Seeing this practical as the word that keeps coming to mind of all the things that you have done, you thought engineering was very practical in the sense that there's a logic behind everything. To be told that you are competent is almost seems like an insult. It's table stakes. You come in like, "I'm competent. Is that a good thing or a bad thing?" In reality, it's like, "I know that it was probably meant well." The word that probably would have been better suited is that you are practical and yet there are much more to you.
It was interesting. My aunt and uncle were in Mexico. We were watching their house. This is this whole story. It sticks with me for some reason. They needed one of my cousin's birth certificates faxed to them or something. I was supposed to go with my husband, who was my boyfriend at the time to his parent's house for dinner. I took it with me A) It’s because they have a fax machine. B) It’s because my aunt and uncle were going to call me when they found a fax machine for me to fax it to. This was years ago. My aunt calls me. I was like, "I'm at Nick's parents." She was like, "We need that." I was like, "I have it. I'm ready. There's a fax machine right here." She assumed that I was going to blow it off or that I left without understanding what needed to happen. I don't even know what it was. I love my aunt so much. It was funny because she was like, "You are competent." This stuck with me. I knew what needed to happen and I made it happen. I was 22 at the time. I was like, "I brought it to the place where there is a fax machine. I'm ready when you are ready."
That's the thing. For you, it makes so much sense just like that. It's the way things get done and it’s natural. You get into this world of accounting that some people would say like, "It's hard to figure that out." With you, it's practical, logical and makes sense.
I always say if the whole world thought like me or the whole world had this brain that I have for accounting, it would be a boring place. We would all be debts and credits. I've gotten beyond the debits and credits but most of us don't. That's fine. That's what we are built for. To the accounting, that was one of my flashpoints. My career journey is not interesting. I worked for a tiny firm. I would go to the clients, get their checks and bank statements every month, come back, do their work for them, do their financials for them, turn around and take it all back. It was a small firm, very salt to the Earth people in Colorado Springs, which is South of Denver here. It was a good experience.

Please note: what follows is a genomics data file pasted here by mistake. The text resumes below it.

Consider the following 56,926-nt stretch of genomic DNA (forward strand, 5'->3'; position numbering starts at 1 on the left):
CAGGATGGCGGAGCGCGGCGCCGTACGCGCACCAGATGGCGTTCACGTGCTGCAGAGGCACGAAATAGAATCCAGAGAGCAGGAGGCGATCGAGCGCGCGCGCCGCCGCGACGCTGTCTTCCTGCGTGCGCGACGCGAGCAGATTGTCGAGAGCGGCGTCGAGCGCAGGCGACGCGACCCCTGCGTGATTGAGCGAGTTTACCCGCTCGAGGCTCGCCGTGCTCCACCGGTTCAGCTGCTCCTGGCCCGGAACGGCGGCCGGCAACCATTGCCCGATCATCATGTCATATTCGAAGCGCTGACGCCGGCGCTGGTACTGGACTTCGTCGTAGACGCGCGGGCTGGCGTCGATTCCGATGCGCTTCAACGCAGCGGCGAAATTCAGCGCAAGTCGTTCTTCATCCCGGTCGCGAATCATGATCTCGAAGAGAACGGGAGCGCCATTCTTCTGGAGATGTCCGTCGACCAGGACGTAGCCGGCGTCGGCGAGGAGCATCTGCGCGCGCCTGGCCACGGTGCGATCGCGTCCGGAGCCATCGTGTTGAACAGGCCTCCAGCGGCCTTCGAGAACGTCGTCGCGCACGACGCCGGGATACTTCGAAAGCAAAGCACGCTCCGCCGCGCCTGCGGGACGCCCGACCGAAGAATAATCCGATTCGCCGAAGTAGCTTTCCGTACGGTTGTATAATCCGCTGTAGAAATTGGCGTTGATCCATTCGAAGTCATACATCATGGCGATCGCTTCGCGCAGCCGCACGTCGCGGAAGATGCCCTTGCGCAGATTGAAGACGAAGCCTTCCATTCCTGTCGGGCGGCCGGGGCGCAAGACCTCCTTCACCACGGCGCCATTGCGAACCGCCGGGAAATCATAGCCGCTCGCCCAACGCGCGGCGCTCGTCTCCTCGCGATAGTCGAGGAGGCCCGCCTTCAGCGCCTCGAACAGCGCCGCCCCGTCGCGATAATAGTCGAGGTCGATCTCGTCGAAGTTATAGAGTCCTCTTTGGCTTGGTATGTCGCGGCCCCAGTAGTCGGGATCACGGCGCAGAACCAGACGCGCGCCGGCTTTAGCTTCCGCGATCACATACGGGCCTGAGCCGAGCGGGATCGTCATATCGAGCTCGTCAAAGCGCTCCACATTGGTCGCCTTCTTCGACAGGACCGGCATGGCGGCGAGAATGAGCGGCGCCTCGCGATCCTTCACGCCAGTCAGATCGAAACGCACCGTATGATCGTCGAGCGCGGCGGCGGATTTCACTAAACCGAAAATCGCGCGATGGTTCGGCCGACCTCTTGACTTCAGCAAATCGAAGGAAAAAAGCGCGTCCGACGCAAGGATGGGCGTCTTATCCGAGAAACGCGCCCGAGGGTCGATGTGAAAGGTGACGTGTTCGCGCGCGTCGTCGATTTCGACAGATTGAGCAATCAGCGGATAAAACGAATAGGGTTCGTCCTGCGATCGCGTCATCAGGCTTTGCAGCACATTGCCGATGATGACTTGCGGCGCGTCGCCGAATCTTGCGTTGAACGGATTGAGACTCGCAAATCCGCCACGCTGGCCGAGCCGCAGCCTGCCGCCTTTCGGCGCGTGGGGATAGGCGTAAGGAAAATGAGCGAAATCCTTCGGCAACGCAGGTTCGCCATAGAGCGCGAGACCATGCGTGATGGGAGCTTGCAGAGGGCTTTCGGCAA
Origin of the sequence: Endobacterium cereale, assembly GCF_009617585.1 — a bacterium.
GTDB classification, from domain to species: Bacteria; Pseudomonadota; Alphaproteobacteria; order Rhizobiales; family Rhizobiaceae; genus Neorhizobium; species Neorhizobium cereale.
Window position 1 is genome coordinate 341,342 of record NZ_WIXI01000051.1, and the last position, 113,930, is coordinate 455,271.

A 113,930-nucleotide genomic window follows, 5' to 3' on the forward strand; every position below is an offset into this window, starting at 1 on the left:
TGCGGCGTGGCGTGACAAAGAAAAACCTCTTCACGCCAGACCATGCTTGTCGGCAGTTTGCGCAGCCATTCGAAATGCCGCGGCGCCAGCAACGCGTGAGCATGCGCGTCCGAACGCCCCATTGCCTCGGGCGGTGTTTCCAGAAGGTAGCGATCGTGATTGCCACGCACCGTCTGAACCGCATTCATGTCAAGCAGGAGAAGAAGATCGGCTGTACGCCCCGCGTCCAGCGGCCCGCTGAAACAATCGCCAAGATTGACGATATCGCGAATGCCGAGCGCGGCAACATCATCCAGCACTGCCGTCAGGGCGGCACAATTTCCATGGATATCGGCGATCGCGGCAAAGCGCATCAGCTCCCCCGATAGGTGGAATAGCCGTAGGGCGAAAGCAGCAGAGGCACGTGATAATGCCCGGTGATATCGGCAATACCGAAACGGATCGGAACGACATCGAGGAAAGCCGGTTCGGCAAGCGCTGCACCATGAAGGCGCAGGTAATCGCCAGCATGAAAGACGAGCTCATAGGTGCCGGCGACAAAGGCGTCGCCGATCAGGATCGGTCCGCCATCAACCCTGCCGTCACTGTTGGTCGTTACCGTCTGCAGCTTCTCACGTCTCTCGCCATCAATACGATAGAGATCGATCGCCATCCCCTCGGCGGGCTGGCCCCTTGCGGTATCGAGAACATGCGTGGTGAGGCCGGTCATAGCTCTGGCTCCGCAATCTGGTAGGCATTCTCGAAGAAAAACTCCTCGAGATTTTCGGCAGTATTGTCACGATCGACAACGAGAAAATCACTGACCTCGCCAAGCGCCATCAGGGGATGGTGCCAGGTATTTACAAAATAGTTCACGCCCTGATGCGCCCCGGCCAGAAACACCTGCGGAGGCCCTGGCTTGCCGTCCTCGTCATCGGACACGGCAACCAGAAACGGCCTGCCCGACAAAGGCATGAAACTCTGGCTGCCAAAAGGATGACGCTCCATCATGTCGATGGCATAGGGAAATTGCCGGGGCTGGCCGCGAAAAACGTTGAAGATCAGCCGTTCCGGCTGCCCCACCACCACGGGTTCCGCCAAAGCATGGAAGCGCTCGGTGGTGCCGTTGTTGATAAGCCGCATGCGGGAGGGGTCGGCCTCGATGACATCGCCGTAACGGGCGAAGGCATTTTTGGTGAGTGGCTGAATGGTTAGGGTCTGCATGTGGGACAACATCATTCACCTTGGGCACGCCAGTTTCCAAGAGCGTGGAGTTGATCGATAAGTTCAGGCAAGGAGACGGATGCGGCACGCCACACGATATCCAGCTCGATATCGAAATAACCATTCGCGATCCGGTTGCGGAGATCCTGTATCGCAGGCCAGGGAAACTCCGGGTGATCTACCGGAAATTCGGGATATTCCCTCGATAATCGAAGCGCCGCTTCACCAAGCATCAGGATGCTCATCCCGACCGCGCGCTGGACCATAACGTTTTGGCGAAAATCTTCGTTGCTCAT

I also did fourteen Wendy's store franchise payroll. This thing was weekly. It required all the managers to send me their spreadsheets. I worked with a guy to help me create macros for this situation so I could get it into our software so I could print the route. I had to stamp them. They all have to be mailed. It was this whole thing. When I started at this firm, it was right out of school. I was 24. We’ve got married. Everybody who had done this job before might did it two days a week. I don't know how they ever left on vacation. I’ve got this process down to four hours with some help. I was like, "This is ridiculous. I don't want to spend my life doing this." It was one of those projects. It's part of the reason I don't do payroll quite honestly. I'm probably a payroll expert. I want nothing to do with it. That's not what I want for my team. That's not what I want for myself.
Payroll is one of those services that tie you to your firm or to your job. It doesn't create a lot of flexibility. It's one of the reasons we don't do it. All of our clients go to a third party. I don't even do my own payroll but I know what I'm looking at. I worked for that small firm. We moved back up to the Denver Metro area. I started at a firm that does more consulting services, tax planning and things like that. I became a tax manager in that firm. It got to the point where I had two kids. I had chronic fatigue syndrome. I could not work the hours. I didn't want to be there anymore. We were at church and the sermon was about, "What do you need to let go of in your life so things could happen?" I looked at my husband I'm like, "I'm quitting tomorrow." We were in the middle of buying a house. We were middle of moving house. We had sold our house. We were living with my mom at the time. I don't know what's happening or what's going to happen but I'm out.
I want to hear more about this. Part of it is hearing this here you are in the world of being very practical, understanding risks but not taking risks. Even going from small into a bigger firm, that's a big step. It's also not necessarily that risky. How did you get to wrap your head around the fact that you are not going to go into an office the next day?